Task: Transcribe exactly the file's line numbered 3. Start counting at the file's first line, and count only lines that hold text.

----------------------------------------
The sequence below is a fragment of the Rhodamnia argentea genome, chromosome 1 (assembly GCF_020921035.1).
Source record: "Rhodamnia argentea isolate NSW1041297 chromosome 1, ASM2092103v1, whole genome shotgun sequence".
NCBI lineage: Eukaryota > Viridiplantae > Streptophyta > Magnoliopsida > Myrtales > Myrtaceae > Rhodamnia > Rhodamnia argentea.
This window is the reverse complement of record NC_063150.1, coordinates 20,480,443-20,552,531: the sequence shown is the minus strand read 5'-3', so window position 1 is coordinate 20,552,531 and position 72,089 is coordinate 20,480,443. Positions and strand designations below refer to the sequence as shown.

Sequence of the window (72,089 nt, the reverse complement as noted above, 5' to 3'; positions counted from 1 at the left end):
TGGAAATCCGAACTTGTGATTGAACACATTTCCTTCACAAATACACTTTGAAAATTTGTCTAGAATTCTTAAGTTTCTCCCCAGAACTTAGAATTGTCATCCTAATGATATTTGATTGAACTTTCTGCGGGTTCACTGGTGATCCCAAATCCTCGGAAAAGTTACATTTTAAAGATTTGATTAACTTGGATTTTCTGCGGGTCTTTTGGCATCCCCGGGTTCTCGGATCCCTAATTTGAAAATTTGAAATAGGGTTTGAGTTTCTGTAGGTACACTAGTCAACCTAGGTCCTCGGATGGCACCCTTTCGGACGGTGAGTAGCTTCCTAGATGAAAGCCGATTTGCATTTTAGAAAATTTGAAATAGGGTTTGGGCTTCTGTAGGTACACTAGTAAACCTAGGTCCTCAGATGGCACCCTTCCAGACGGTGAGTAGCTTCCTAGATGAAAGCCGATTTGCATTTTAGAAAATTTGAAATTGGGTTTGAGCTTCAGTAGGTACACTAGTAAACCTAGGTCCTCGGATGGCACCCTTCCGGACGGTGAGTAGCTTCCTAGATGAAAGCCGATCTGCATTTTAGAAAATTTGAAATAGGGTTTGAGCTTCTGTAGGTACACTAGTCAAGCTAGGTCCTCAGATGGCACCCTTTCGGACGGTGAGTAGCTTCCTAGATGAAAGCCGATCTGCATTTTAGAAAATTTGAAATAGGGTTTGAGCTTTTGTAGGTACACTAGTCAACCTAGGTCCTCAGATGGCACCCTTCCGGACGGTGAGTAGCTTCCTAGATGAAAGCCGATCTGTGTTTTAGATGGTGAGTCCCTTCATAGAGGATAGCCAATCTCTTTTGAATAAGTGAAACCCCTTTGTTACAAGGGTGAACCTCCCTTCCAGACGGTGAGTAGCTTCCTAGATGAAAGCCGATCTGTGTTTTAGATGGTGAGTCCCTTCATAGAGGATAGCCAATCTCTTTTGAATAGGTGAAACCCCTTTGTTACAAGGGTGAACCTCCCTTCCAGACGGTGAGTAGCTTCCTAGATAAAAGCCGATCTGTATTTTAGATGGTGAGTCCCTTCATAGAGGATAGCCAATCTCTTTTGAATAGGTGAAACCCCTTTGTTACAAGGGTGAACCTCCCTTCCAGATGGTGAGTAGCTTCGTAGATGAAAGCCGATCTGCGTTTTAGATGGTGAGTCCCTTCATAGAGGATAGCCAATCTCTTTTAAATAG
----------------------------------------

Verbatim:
NCBI lineage: Eukaryota > Viridiplantae > Streptophyta > Magnoliopsida > Myrtales > Myrtaceae > Rhodamnia > Rhodamnia argentea.